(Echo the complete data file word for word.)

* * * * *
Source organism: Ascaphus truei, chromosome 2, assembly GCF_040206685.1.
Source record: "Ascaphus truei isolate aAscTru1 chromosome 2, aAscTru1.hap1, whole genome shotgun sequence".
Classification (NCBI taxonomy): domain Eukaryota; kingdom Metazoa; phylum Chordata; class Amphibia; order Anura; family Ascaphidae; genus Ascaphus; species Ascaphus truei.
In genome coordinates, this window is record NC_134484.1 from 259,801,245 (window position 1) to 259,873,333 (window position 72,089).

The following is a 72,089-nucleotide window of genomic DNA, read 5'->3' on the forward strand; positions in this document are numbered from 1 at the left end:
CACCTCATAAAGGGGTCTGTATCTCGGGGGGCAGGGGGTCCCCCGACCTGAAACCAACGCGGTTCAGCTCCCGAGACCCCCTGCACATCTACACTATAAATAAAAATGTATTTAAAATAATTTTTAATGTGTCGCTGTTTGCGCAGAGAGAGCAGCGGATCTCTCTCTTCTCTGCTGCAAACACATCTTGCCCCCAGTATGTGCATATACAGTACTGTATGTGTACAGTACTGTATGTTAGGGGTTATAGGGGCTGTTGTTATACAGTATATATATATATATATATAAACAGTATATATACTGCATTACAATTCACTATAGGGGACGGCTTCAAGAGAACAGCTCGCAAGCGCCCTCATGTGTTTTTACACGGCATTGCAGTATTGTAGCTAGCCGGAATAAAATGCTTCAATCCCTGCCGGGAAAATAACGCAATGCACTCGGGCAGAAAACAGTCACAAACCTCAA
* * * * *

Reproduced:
Source organism: Ascaphus truei, chromosome 2, assembly GCF_040206685.1.
Source record: "Ascaphus truei isolate aAscTru1 chromosome 2, aAscTru1.hap1, whole genome shotgun sequence".
Classification (NCBI taxonomy): domain Eukaryota; kingdom Metazoa; phylum Chordata; class Amphibia; order Anura; family Ascaphidae; genus Ascaphus; species Ascaphus truei.
In genome coordinates, this window is record NC_134484.1 from 259,801,245 (window position 1) to 259,873,333 (window position 72,089).

The following is a 72,089-nucleotide window of genomic DNA, read 5'->3' on the forward strand; positions in this document are numbered from 1 at the left end:
CACCTCATAAAGGGGTCTGTATCTCGGGGGGCAGGGGGTCCCCCGACCTGAAACCAACGCGGTTCAGCTCCCGAGACCCCCTGCACATCTACACTATAAATAAAAATGTATTTAAAATAATTTTTAATGTGTCGCTGTTTGCGCAGAGAGAGCAGCGGATCTCTCTCTTCTCTGCTGCAAACACATCTTGCCCCCAGTATGTGCATATACAGTACTGTATGTGTACAGTACTGTATGTTAGGGGTTATAGGGGCTGTTGTTATACAGTATATATATATATATATATAAACAGTATATATACTGCATTACAATTCACTATAGGGGACGGCTTCAAGAGAACAGCTCGCAAGCGCCCTCATGTGTTTTTACACGGCATTGCAGTATTGTAGCTAGCCGGAATAAAATGCTTCAATCCCTGCCGGGAAAATAACGCAATGCACTCGGGCAGAAAACAGTCACAAACCTCAA